In terms of the Prosecution Policy of the NPA, a prosecutor, in deciding whether to institute criminal proceedings against an accused person, must assess whether there is sufficient and admissible evidence to provide a reasonable prospect of a successful prosecution, otherwise, the prosecution should not be commenced or continued. The Prosecution Policy provides further that the test of a reasonable prospect must be applied objectively after careful deliberation, to avoid an unjustified prosecution. The Prosecution Policy states that various factors are to be considered when the prosecutor evaluates evidence, notably (i) the strength of the case for the State, (ii) the availability of evidence, (iii) whether the State witnesses are likely to be credible, (iv) the admissibility of evidence, (v) the reliability of evidence, and (vi) the strength of the case for the defence.
Exercising prosecutorial discretion requires prosecutors to assess the evidence and the substantive criminal law, and to follow necessary prescripts and prescribed prosecutorial directives or guidelines, in order to determine whether and how to bring a criminal case forward. Prosecutorial discretion must be exercised in good faith, based on an impartial, independent, honest assessment of the evidence, the law and the public interest, and in a manner consistent with the Constitution, the NPA Act, the Code of Conduct for Members of the NPA and the Prosecution Policy directives and guidelines.
In line with the above, the NDPP has carefully considered the Panel’s report, the evidence and other relevant material, and held discussions with the panel. The NDPP agrees with the Panel that there are no reasonable prospects of a successful prosecution in this matter.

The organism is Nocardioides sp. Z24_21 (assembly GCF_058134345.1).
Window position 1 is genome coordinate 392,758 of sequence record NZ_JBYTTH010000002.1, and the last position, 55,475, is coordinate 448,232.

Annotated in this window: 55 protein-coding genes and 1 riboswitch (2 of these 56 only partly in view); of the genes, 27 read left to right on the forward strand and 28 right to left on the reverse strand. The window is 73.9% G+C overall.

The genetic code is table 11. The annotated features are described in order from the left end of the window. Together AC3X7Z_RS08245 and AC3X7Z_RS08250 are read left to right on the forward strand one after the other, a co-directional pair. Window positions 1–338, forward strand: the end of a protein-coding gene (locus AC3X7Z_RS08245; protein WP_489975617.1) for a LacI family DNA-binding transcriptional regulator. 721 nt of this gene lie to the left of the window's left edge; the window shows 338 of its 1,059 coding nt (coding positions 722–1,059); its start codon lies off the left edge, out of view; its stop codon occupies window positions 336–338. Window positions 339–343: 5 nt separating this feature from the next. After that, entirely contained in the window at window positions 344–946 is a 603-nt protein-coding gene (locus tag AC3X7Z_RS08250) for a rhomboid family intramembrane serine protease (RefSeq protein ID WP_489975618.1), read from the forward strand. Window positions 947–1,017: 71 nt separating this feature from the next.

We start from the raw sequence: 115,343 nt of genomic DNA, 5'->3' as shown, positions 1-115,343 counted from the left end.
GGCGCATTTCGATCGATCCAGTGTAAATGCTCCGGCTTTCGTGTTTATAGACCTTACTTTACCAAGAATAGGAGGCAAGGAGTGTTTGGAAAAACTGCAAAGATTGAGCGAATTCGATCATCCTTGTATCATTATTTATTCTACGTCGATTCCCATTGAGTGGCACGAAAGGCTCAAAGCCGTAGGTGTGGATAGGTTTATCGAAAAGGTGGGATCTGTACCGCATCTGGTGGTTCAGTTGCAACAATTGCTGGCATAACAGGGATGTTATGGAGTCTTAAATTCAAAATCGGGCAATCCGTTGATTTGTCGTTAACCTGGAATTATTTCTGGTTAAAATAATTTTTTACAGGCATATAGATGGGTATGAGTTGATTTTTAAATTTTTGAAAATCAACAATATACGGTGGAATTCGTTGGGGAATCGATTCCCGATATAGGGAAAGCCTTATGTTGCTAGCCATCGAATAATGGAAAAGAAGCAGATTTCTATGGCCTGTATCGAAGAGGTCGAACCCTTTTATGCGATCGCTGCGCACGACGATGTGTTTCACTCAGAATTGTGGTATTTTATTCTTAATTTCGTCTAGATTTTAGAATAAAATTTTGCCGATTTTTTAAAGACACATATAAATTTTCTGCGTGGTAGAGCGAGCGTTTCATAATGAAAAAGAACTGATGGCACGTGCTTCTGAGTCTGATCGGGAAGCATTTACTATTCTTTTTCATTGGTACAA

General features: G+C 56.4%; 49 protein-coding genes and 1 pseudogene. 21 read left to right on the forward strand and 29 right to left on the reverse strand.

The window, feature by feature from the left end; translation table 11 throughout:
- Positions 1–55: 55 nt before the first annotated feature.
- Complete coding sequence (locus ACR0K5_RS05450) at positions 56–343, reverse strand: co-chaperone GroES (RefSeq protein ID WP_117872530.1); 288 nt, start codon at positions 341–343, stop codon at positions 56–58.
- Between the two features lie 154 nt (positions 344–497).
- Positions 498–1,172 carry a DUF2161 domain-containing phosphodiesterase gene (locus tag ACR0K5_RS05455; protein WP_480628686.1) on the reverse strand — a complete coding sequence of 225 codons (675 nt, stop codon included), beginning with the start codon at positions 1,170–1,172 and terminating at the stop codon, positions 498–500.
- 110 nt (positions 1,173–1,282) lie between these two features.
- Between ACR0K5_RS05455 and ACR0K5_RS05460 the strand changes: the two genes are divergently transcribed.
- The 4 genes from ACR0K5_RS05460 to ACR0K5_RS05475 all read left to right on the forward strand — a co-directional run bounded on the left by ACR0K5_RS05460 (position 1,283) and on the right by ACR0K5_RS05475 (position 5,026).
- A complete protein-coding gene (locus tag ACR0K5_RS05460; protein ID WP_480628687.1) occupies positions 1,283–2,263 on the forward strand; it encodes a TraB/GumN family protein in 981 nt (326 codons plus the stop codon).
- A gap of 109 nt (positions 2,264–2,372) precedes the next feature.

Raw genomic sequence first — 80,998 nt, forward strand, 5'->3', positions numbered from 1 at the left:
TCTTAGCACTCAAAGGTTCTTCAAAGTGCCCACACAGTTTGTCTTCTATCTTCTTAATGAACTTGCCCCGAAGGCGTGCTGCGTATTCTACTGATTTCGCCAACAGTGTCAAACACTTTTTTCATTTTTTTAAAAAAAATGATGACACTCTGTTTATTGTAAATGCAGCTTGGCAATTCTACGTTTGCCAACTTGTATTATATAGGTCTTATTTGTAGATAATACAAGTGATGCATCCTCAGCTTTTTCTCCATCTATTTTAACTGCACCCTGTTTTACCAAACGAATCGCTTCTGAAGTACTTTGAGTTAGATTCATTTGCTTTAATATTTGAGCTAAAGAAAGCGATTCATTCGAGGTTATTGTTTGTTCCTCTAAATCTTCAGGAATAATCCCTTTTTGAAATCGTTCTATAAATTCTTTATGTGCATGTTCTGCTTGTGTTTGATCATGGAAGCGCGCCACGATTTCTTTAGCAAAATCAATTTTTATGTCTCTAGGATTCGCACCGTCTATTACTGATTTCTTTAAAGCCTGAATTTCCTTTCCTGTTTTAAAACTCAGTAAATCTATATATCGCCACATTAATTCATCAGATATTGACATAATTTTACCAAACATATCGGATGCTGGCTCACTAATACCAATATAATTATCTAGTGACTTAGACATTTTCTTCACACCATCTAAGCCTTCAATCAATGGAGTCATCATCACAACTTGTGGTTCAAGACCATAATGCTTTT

As a result, the NDPP has decided that charges against all the accused will be withdrawn.
Statement by Freedom Under Law
Withdrawal of charges against Pillay, Van Rensburg and Van Loggerenberg
Last night the office of the National Director of Public Prosecutions announced that she had accepted the unanimous recommendation of a panel of senior staff to withdraw criminal charges against former acting SARS Commissioner Ivan Pillay and his co-accused. This is bad news for the Moyane moles left lurking in SARS, and for their embattled ally, the Public Protector.
It is no doubt also a grave disappointment for certain resourceful politicians, one-eyed conspiracy theorists, media gossips and other “useful idiots” of the state capture brigade. Sadly, however, they’re unlikely to be deterred by facts.
But for the rest of us it is very good news indeed. For Mr Pillay, his co-accused and their many supporters within SARS and elsewhere, it is good that their names are cleared at last. For far too long they have been the targets of the vicious lies of the “rogue unit” fantasy, their lives and reputations irreparably damaged.
There is a different and more important reason why it is even better news for the country generally. The statement speaks for itself – soberly and frankly, providing reassuring and informative detail. In particular it evidences careful and reasoned scrutiny by the NDPP of a thorough report by impartial experts. This attitude and style contrast starkly with the razzmatazz antics of Advocate Batohi’s predecessor. It promises honest and competent service from a vital agency in the fight to restore the integrity of the public service. It augurs well for the future of the Rule of Law.
We in Freedom Under Law now look forward to rotten apples in the NPA – responsible for instituting and pursuing these bogus charges – being swiftly identified and dealt with.
- Please attribute quotes to Judge Johann Kriegler, Chair of Freedom Under Law’